Used to connect Sydney with Rabaul in Papua New Guinea. Ditched near Kavieng, PNG, on March 15, 1940. Salvaged a week later but the airframe collapsed as it was lifted on to the deck of the salvage schooner.
VH-USG was being delivered to Qantas when it crashed soon after departing Longreach killing the three crew and one passenger. As can be seen in the photo, the fin had failed. The problem was a defective fin-trim mechanism and similar faults were found in the rest of the Qantas DH86 fleet. Poor quality control at DH to blame. -USG was neither registered in the UK nor Australia at the time but was being ferried on a UK Certificate of Airworthiness. Photo from: State Library of Queensland
Abandoned at Allahabad, Pakistan, on December 26, 1946 while being ferried to the UK. Crew feared imminent failure of the tail. Between the time of the photo and being abandoned, VH-USW had served with the RAAF as an ambulance. It suffered a couple of significant accidents with Holyman's before the war. Postwar Qantas rejected -USW due to its poor condition and it went to MMA in Western Australia.
VH-USE was the only DH86 in the Qantas fleet when its tail failed near Belmont, nine miles from Brisbane on February 2, 1942. Nine lives lost. When the RAAF returned impressed DH86s to Qantas their fins were strengthened before entering service. The loss of -USE added to the unease over the integrity of the DH86 airframe after earlier structural failures. Photo from: State Library of Queensland
When VH-USC arrived at Darwin in October 1934 work was proceeding at full speed to finish the new Qantas hangar in time for the Mildenhall-Melbourne air race later that month. VH-USC was sold to MMA in July 1938, then went to the RAAF in 1940 as A31-5. It returned to the register and Qantas in March 1942. Crashed Darwin October 9, 1944. Parap airport closed in 1946 when civil operations were transferred to the RAAF base. Hangar now a car museum in MacDonald Street. The runway became Ross Smith Avenue. Photo from: Hudson Fysh Collection/State Library of New South Wales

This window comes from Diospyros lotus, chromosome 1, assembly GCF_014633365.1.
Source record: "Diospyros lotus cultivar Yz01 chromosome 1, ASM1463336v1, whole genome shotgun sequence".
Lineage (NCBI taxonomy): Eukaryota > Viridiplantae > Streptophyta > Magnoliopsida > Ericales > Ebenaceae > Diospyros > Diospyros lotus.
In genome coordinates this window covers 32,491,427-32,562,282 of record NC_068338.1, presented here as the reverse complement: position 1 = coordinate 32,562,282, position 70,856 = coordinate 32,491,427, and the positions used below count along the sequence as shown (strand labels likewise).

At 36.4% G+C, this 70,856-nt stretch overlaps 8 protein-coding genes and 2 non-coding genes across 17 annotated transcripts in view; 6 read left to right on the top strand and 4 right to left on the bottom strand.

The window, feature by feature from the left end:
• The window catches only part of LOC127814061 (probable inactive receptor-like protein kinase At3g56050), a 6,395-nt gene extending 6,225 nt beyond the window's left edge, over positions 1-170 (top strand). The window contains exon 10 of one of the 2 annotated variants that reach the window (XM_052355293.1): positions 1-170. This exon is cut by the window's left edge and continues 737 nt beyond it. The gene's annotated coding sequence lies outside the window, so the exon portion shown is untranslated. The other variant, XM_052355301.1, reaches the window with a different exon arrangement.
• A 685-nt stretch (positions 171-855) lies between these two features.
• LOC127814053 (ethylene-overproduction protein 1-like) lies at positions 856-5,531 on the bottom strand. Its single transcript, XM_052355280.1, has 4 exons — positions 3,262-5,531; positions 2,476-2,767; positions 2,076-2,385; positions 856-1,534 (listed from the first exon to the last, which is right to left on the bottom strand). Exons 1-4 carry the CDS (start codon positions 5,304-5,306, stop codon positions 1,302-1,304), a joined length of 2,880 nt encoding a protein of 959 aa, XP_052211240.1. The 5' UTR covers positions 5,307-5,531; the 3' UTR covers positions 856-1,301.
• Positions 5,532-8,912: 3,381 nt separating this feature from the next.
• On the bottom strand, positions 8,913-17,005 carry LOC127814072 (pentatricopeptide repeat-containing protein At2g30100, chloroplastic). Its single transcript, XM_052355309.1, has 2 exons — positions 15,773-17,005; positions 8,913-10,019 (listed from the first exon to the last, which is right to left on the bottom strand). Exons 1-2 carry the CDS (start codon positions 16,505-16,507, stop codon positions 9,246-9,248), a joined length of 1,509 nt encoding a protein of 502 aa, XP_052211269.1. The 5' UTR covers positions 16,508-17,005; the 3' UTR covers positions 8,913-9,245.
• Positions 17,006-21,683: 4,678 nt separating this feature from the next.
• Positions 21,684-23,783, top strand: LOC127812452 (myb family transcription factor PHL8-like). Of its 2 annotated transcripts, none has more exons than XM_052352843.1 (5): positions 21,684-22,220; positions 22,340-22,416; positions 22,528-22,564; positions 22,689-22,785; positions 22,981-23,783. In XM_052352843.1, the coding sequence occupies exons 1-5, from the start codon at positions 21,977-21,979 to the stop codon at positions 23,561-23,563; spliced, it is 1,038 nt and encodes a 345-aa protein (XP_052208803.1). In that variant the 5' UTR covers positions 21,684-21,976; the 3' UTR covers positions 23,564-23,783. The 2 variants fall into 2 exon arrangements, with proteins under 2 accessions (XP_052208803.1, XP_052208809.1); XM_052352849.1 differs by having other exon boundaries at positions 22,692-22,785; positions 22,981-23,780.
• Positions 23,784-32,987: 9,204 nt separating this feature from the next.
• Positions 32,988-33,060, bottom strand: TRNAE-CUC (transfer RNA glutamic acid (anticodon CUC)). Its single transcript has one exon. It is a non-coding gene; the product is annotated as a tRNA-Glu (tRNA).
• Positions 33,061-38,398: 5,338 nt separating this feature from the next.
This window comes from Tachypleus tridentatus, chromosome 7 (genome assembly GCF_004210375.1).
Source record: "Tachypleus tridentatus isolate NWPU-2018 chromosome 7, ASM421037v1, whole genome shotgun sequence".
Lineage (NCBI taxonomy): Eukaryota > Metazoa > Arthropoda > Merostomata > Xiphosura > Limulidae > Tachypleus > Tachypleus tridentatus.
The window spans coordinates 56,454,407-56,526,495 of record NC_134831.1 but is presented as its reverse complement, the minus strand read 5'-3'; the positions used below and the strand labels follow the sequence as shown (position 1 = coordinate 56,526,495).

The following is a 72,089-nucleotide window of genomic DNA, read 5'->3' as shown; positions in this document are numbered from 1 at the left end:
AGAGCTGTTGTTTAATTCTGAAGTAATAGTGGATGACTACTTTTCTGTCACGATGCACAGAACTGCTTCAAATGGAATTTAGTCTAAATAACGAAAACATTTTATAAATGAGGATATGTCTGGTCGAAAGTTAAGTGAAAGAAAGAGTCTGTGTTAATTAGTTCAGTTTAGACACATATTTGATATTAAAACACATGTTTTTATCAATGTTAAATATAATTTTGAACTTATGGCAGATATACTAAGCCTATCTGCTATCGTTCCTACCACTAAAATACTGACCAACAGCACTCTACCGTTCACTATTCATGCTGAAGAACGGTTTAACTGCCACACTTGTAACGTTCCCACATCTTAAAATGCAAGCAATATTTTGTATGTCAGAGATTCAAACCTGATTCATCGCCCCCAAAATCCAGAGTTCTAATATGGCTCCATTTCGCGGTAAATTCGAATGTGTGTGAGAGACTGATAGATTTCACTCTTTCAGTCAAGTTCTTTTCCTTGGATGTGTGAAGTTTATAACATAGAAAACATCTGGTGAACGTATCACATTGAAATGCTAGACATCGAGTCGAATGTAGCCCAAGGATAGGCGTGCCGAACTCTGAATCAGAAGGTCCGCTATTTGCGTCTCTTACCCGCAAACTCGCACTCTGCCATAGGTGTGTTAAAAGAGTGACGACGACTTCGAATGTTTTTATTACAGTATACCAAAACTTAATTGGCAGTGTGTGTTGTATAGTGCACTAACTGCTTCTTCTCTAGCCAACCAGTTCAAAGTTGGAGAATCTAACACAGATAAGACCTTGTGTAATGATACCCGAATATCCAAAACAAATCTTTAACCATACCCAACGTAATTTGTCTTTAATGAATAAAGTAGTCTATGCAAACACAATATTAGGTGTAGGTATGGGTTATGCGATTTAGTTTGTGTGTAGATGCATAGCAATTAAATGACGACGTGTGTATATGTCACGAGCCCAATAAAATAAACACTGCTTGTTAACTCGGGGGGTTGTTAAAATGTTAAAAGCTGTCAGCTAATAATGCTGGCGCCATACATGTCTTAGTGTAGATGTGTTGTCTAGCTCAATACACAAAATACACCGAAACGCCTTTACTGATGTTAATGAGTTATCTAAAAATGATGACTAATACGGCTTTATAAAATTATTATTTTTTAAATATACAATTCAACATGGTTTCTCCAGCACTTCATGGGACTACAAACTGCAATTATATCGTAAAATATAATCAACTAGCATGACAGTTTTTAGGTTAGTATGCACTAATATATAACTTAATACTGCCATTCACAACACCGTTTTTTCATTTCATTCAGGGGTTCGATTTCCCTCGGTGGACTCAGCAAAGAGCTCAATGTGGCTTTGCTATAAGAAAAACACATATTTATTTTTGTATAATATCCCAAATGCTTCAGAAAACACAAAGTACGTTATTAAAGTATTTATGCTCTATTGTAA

Ex G-ADEA. Registered in Australia as VH-UZX in July 1940 and impressed by the RAAF in December that year. Was intended to be used by the air observer school but instead converted to an air ambulance. Flown to Egypt for use in the North African and later Italian campaigns. Withdrawn from use at Heliopolis, Egypt in February 1944 and scrapped. Photo from: State Library of Victoria
The QEA DH.89 fleet was used to connect at Singapore with Imperial Airways flights from the UK. Empire flying boats replaced the DH.89s and Qantas sold -USD to MMA in Western Australia in July 1938. In January 1939 it was sold to Tata and Sons, India, as VT-AKZ. It would be impressed into the RAF as AX800. Soon after returning to civil operations it was struck off the Indian register. Photo from: Hudson Fysh Collection/State Library of New South Wales
Lost without trace in Bass Strait on October 19, 1934 with the loss of 11 lives including the founder of Holyman's Airways, Victor Holyman. A month later a chair washed up on a beach at Waratah Bay, Victoria.
VH-UUB became part of the ANA fleet at the end of 1936. Impressed into RAAF as A31-3 in 1940. In 1941 it was flown to Egypt to be used as an air ambulance. Destroyed at Heliopolis on April 19, 1942, when struck by a Beaufighter that had swung off the runway on takeoff.
"Miss Hobart" was the second DH-86 to be built, and one of only four to have a single-crew cockpit layout. Delivered by sea to Australia arriving in August 1934. Assembled at RAAF Laverton. Delivered to Holyman's at Launceston on 1st October. Operated on the Tasmania-Melbourne service from 3 October but disappeared over the Bass Straight on 19 October with no trace found of aircraft or the 12 persons on board. Obtained from ANA 50 years ago.
LAC's DH Express undergoing winter maintenance in their hangar amidst three of the airline's Rapides. Initially delivered to Jersey Airlines in late 1934, G-ACZP served LAC from April 1951 until sale in May 1957.